Be clear about your expectations and how you’d like them to behave in situations of drugs and alcohol, as well as your own values. However, the conversation shouldn’t be simply ‘don’t do this’, but rather imploring and encouraging teenagers to think about whether they want the consequences that come from drinking and drug taking, especially on their brain. You can remind them that the brain is still developing until a person reaches 25, and binge drinking at this age will do a lot of harm. At the end of the day you can’t stop them from drinking or taking drugs entirely – so treat them like the adults you want them to become.
All this being said, we don’t want young people thinking they can’t come to us if they do mess up. Let them know that, no matter what happens, no matter what they take or how much they drink, they can always call you or turn to you for help or a lift home without retribution. One parent we’ve heard of laminated ‘Get Out of Jail Free’ cards for their teenagers to use if they needed. They could call, get picked up and no questions asked. Or you might like to come up with a code word they can text you, no questions asked, and you’ll come and pick them up immediately. It’s important to remove barriers so your young person knows they can reach out for help if they or a friend need it.
This is when you should also get into the deeper legal and social ramifications of drugs and alcohol, such as drink driving, sentences for buying or selling drugs, drug induced psychosis (and legal issues if they supply the drug that caused it) and how being under the influence can affect consent and judgement. This last point is particularly important and needs to be talked about in depth, hand-in-hand with the other chats at this age about consent. Chat about why these things might be either illegal or socially unacceptable, and what their options are as well.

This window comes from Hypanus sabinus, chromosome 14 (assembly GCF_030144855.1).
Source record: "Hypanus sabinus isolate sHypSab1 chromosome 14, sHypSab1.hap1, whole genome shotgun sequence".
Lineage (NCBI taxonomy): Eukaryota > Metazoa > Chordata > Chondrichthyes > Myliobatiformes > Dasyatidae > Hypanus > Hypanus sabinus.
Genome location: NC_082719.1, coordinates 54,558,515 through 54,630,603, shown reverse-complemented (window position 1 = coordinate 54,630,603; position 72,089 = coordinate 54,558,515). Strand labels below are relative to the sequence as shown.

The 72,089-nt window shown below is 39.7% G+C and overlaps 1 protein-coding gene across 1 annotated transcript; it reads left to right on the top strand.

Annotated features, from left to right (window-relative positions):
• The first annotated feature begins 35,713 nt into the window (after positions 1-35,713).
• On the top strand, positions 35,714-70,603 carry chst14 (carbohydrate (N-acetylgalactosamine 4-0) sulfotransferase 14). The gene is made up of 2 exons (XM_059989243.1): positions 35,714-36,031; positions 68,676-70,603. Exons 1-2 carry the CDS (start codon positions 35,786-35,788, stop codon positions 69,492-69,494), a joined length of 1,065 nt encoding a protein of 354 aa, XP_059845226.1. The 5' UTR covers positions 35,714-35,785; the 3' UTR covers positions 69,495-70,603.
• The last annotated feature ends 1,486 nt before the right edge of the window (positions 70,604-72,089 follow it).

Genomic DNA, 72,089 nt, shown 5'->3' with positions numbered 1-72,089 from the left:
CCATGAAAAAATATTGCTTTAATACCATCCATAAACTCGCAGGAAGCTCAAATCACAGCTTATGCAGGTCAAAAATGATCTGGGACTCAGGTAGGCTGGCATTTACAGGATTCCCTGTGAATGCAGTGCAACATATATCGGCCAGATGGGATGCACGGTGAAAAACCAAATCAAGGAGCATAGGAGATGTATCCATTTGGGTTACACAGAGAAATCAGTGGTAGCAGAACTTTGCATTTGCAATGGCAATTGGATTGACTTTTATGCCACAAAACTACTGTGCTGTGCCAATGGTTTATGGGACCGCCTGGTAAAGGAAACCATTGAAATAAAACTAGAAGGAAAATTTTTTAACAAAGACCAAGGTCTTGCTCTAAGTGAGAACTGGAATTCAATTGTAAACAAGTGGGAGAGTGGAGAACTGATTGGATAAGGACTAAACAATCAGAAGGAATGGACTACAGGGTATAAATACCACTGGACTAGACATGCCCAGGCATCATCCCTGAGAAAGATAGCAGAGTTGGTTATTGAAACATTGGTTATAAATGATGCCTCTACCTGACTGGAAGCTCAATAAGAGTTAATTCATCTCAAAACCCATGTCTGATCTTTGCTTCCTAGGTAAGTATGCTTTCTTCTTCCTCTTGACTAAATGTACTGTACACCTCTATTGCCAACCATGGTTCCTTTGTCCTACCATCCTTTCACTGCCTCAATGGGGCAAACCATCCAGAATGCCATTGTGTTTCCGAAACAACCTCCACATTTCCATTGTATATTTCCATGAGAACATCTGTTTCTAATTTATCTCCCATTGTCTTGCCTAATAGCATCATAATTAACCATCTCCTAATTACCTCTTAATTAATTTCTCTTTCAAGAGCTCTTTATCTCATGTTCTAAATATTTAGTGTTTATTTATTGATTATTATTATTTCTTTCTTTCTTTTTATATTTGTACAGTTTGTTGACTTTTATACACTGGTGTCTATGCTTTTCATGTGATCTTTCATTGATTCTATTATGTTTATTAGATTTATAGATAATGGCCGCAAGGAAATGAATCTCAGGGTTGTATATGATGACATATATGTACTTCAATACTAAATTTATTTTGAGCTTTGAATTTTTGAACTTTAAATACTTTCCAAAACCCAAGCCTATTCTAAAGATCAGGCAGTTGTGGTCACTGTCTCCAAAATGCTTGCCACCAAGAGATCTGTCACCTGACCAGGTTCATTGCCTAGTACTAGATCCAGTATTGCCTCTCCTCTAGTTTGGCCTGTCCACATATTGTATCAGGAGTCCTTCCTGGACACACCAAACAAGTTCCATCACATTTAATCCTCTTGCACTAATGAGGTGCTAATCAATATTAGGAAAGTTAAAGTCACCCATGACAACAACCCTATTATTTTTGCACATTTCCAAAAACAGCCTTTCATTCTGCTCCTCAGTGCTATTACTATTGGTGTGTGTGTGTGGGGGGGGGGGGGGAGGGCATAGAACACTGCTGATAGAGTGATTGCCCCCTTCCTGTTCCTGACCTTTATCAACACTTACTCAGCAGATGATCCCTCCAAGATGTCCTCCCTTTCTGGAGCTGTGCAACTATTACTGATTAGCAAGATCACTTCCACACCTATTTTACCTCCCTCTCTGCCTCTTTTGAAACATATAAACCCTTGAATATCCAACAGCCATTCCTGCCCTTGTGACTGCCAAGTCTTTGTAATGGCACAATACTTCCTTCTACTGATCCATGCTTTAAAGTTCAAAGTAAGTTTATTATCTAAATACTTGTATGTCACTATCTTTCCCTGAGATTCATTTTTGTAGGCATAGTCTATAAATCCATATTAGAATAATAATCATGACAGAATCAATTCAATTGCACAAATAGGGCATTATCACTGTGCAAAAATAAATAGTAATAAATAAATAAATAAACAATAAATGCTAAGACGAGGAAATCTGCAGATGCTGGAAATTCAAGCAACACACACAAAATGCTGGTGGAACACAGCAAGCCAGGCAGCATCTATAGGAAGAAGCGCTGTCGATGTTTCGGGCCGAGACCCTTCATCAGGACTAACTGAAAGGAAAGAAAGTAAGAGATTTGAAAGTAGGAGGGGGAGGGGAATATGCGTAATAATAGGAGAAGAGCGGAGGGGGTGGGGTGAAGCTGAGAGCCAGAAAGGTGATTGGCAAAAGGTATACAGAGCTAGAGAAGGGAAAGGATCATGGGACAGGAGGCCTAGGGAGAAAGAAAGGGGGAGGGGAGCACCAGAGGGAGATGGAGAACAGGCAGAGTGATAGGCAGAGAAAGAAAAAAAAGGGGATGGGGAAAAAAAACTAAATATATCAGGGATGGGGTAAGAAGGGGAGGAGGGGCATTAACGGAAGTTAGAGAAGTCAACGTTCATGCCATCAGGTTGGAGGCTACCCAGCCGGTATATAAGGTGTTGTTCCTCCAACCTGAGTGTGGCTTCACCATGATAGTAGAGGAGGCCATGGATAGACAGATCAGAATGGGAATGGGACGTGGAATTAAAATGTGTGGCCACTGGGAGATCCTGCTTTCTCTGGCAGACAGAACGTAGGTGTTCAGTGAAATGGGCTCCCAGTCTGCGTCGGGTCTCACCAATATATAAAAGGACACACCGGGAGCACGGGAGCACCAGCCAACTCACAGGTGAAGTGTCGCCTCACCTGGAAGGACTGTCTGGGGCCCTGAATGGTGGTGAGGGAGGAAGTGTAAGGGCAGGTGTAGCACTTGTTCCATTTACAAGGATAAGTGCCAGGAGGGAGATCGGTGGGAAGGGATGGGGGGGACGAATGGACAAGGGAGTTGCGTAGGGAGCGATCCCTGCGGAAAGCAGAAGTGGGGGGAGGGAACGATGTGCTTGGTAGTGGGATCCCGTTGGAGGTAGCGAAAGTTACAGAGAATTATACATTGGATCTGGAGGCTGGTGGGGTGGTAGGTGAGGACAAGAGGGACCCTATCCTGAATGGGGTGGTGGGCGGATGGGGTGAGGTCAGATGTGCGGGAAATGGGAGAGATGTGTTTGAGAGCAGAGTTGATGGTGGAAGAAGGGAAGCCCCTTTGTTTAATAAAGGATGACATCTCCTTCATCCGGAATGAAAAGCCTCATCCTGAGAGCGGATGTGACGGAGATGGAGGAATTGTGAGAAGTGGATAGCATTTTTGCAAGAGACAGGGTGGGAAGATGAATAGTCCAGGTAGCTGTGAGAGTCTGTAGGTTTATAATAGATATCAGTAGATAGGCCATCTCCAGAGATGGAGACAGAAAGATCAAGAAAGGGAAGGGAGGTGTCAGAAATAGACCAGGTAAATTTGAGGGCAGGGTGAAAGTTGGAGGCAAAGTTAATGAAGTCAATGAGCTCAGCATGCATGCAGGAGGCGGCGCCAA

Don’t forget either to dispel the myth that most young people use drugs. Many, even most don’t, and teens should know this. If your teen starts going to parties as they get older, offer them excuses they can use to say no to substances (‘oh my parents are crazy, they make me do random drug tests’ is one). You might also want to have a chat with them about how they shouldn’t ever pressure other young people into drinking or drug taking, and never make them feel uncool or weak for saying no. Lastly, talk about how they have a responsibility to look after their friends and peers if they ever become too intoxicated or drug-affected – including calling you or their friends’ parents, even if they think it’ll get them into trouble. It’s never worth risking someone’s safety or life in this way.
Another thing parents can to do is to try and stay up to date with new drugs out there, their street names and how different drugs affect the body (as much as you can, it can be tough for us oldies, we know). This will help you offer them the right information. But it’s also always okay not to have the answers; just let your teen know you’ll find out and come back to them. One example that parents might not know everything about is vaping as it’s become incredibly popular with young people and is an important one to talk about.
Lastly, we need to keep an eye out for signs that our teens might be doing drugs or drinking excessively, such as withdrawing from their social circles or lacking interest in things they used to enjoy. But don’t presume this is because of drugs or alcohol either.
In general, we want to talk about drugs in a way that doesn’t make them sound glamorous or fun, but also doesn’t over exaggerate the harms.
Getting the conversation started:
Explain that people take drugs to change their physical or psychological state in some way. Some are legal (like paracetamol, coffee or alcohol) or illegal. Talk about how drugs can be natural (such as tobacco or cannabis) or manufactured (such as paracetamol or ecstasy).
Explain the difference between the different types of legal drugs, from everyday drugs (like coffee) to recreational drugs (like alcohol). Talk about the different reasons why people take drugs, such as:
- to treat illness
- to feel relief from pain
- to feel ‘up’ and energetic
- to feel relaxed and calm
- to fall asleep
- to deal with anxiety
Your child is likely to have questions, and that’s a great way to delve deeper into the conversation. Ask them what their opinions and values are, and what they would do in certain situations that might involve drugs. Asking questions about what they already know is also a good way to open up a dialogue.